Follow the 12 commandments of remote work to communicate effectively, do your work to a high standard and enjoy your life when you’re not working. Edit these rules to suit your workplace and share them somewhere everyone can see.

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HUL, other FMCGs in acquisition talks with Oziva: Report



Hindustan Unilever (HUL) is in talks with Oziva for a strategic acquisition of the plant-based nutrition brand.

The development, first reported by The Economic Times, comes at a time when niche brands—which saw accelerated growth amid the COVID pandemic-led online shopping boom—are now struggling to grow during a funding winter.

According to the report, the nutrition brand is also in talks with Dabur and Tata Consumer for a possible acquisition.

A query shared with Oziva did not elicit any response at the time of publishing this story.

Oziva was founded by Aarti Gill, an MBA graduate from INSEAD, along with Mihir Gadani in 2016. The direct-to-consumer (D2C) brand operates in nutrition categories, including immunity boosters and organic plant protein.

Last year, as the pandemic shopping boom started to subside, the brand introduced products in the clean beauty category. Oziva also started making inroads in physical retail stores by launching sachets of its products, priced between Rs 15 and Rs 20 to appeal to a wider consumer base.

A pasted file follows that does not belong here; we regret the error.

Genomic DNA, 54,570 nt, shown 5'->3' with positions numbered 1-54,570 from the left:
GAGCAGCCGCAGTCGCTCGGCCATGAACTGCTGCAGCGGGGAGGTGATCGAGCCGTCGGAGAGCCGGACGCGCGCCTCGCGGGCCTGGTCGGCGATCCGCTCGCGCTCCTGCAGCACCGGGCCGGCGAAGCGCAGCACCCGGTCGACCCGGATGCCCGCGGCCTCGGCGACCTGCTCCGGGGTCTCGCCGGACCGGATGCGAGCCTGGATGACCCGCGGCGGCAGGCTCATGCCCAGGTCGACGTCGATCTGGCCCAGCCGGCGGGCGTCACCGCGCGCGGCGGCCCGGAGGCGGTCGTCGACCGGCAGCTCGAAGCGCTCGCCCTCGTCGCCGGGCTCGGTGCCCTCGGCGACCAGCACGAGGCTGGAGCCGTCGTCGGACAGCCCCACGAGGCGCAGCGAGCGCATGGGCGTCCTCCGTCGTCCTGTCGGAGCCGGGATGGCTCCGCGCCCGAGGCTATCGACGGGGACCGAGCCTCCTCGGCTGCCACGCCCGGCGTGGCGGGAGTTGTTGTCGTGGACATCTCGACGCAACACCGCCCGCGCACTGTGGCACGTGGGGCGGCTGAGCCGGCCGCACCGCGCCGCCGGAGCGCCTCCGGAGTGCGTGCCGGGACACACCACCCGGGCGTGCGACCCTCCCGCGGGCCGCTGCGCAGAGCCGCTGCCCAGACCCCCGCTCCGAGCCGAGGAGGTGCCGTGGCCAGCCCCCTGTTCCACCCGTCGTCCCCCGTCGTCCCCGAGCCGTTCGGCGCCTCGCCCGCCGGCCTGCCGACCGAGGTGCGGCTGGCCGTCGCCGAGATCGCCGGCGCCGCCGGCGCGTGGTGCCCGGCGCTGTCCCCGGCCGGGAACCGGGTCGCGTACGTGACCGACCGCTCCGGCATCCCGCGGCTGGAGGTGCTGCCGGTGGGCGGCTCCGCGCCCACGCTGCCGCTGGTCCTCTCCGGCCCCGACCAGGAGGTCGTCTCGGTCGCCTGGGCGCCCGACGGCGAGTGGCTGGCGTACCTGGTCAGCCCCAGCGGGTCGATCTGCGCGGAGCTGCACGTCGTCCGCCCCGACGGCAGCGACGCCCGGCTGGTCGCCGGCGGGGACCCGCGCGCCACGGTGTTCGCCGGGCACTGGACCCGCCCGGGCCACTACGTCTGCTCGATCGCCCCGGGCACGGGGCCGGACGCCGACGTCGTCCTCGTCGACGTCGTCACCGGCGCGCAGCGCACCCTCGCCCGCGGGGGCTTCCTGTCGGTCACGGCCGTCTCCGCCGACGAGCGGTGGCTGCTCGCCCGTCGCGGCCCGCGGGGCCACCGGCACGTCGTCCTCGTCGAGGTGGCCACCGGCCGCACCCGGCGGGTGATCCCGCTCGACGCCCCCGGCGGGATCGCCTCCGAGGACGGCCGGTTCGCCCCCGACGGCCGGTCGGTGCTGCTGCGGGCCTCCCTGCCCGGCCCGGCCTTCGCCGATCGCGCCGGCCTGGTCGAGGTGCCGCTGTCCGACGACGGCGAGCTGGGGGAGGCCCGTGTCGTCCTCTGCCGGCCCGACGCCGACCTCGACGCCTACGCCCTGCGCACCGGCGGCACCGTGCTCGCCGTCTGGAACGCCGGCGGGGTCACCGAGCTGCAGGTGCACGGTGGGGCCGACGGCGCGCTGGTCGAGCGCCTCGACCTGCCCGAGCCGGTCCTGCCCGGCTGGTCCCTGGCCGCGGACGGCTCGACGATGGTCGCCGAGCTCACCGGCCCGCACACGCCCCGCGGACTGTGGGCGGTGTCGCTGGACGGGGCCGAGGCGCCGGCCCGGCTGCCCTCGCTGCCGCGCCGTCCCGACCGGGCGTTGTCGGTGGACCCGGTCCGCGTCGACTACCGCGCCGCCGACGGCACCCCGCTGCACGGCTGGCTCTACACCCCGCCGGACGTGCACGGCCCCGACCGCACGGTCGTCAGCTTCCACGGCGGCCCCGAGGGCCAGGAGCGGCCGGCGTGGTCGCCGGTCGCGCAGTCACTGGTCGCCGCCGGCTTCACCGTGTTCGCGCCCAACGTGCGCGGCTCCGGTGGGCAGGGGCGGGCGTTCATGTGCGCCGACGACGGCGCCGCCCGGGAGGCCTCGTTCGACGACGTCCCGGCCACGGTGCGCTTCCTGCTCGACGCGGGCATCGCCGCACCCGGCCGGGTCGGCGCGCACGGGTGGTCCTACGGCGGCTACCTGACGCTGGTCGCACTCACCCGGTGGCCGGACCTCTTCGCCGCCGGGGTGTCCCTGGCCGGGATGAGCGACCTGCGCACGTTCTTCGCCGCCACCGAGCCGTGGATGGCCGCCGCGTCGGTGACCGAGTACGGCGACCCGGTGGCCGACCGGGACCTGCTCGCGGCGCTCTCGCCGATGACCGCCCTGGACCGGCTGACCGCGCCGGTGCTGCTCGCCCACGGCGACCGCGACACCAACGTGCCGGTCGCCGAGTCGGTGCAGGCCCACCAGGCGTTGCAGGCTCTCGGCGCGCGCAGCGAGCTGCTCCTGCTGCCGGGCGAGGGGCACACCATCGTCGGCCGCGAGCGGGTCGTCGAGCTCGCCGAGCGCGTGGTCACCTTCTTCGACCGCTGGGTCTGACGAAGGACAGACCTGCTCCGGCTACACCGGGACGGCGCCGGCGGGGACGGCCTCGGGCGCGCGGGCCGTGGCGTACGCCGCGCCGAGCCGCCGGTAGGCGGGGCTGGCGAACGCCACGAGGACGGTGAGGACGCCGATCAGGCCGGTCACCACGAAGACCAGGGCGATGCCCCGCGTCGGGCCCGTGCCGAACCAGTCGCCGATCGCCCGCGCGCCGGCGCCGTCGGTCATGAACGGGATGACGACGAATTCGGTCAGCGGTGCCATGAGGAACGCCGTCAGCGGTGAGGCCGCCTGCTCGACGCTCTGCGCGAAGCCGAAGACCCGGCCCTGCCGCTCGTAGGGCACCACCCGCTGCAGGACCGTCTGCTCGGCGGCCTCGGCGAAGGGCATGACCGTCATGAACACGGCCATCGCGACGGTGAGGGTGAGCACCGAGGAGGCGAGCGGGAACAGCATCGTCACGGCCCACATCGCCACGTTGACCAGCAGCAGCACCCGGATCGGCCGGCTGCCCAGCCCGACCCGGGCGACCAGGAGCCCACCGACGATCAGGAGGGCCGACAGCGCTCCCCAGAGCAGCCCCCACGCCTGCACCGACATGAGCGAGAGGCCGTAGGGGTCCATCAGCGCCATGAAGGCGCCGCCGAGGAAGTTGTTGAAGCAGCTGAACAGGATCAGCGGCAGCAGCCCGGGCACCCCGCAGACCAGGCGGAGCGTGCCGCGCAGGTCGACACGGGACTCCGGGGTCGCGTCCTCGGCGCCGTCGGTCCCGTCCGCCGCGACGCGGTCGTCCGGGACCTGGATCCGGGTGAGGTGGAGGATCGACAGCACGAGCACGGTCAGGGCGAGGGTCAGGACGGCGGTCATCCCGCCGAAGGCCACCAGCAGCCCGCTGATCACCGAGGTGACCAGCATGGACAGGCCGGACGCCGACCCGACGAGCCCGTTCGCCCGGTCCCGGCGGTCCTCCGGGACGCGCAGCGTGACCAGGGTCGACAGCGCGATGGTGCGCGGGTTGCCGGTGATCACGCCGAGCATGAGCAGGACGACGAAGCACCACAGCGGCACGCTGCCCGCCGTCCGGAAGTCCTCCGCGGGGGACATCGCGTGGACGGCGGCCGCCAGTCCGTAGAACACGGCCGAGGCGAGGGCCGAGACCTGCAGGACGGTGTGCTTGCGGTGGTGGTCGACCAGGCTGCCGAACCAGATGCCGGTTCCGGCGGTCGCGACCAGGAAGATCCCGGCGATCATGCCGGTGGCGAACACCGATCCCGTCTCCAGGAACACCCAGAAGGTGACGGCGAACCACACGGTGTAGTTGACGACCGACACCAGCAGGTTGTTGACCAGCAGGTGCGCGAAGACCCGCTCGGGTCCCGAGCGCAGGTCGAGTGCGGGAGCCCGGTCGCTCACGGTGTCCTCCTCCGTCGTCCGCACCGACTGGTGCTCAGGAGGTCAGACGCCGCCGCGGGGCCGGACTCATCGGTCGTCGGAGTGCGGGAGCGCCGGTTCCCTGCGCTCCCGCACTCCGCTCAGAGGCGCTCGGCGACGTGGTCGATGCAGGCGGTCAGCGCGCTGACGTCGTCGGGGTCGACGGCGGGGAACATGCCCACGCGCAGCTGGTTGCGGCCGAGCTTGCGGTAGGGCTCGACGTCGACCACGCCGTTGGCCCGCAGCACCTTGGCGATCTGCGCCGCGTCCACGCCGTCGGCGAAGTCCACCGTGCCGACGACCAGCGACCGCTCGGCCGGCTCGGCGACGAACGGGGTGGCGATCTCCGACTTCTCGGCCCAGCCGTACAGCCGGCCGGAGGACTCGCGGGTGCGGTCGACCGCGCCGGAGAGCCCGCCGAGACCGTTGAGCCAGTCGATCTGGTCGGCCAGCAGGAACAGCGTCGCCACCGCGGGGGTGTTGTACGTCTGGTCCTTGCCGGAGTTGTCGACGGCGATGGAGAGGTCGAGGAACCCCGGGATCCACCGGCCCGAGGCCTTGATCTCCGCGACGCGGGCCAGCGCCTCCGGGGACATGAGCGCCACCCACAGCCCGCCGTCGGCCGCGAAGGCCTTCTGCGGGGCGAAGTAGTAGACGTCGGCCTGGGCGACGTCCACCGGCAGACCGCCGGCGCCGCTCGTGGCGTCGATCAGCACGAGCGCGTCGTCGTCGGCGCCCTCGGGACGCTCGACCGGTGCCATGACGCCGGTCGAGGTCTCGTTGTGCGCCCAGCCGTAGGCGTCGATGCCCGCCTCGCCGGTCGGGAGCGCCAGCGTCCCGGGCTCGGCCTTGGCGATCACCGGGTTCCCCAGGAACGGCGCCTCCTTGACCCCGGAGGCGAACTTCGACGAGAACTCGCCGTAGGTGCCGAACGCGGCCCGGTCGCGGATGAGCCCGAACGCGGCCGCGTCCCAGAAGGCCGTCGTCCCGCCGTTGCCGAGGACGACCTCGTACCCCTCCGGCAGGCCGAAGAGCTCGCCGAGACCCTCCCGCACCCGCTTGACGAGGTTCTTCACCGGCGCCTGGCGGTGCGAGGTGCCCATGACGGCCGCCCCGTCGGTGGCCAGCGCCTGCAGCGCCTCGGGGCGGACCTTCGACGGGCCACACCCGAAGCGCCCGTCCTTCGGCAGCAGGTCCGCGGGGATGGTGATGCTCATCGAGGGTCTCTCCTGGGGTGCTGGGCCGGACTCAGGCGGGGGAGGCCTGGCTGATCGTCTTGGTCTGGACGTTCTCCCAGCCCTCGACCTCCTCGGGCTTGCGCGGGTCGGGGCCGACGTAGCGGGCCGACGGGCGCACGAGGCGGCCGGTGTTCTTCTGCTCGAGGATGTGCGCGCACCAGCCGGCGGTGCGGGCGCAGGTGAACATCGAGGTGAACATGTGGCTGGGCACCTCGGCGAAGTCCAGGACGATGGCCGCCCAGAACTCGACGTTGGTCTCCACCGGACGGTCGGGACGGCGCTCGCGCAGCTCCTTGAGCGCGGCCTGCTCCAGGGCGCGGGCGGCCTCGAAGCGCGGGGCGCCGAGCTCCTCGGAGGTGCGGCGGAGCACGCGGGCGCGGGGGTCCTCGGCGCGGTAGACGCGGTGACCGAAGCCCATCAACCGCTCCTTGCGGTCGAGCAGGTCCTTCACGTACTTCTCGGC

“Our current price points are slightly premium due to the quality. But we want everyone to be able to afford our products,” Aarti told YourStory in July 2021. However, growing digital marketing costs and investors backing firms with caution has been hard for many direct-to-consumer brands.

According to Abneesh Roy, Executive Director at Nuvama Institutional Equities, Oziva could be valued at Rs 400-Rs 500 crore.

“We like HUL’s strategy of acquiring small companies in spaces where it doesn’t have a presence. HUL ramped up Indulekha, V Wash, sharply post-acquisition,” says Abneesh.

Earlier in November, clothing firm Bewakoof Brands Pvt. Ltd. got acquired by Aditya Birla Fashion and Retail Ltd. (ABFRL) in a distress sale. Moreover, Marico has been actively acquiring more than 50% stake in D2C brands, including Beardo, Just Herbs, and True Elements.

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BharatPe claims over Rs 88 Cr in damages from Ashneer Grover and family



The Delhi High court on Thursday issued a notice and summons to Ashneer Grover, former Managing Director of BharatPe, and his family members, in a suit filed by the company seeking orders to restrain them from making defamatory statements against the company. 

Meanwhile, the fintech unicorn has also slapped a lawsuit against former head of controls and wife of Ashneer Grover, Madhuri Jain, under Section 420 (cheating and dishonestly inducing delivery of property), said various media reports. Besides the couple, the other defendants in the suit are Grover’s brother-in-law, father-in-law, and mother-in-law.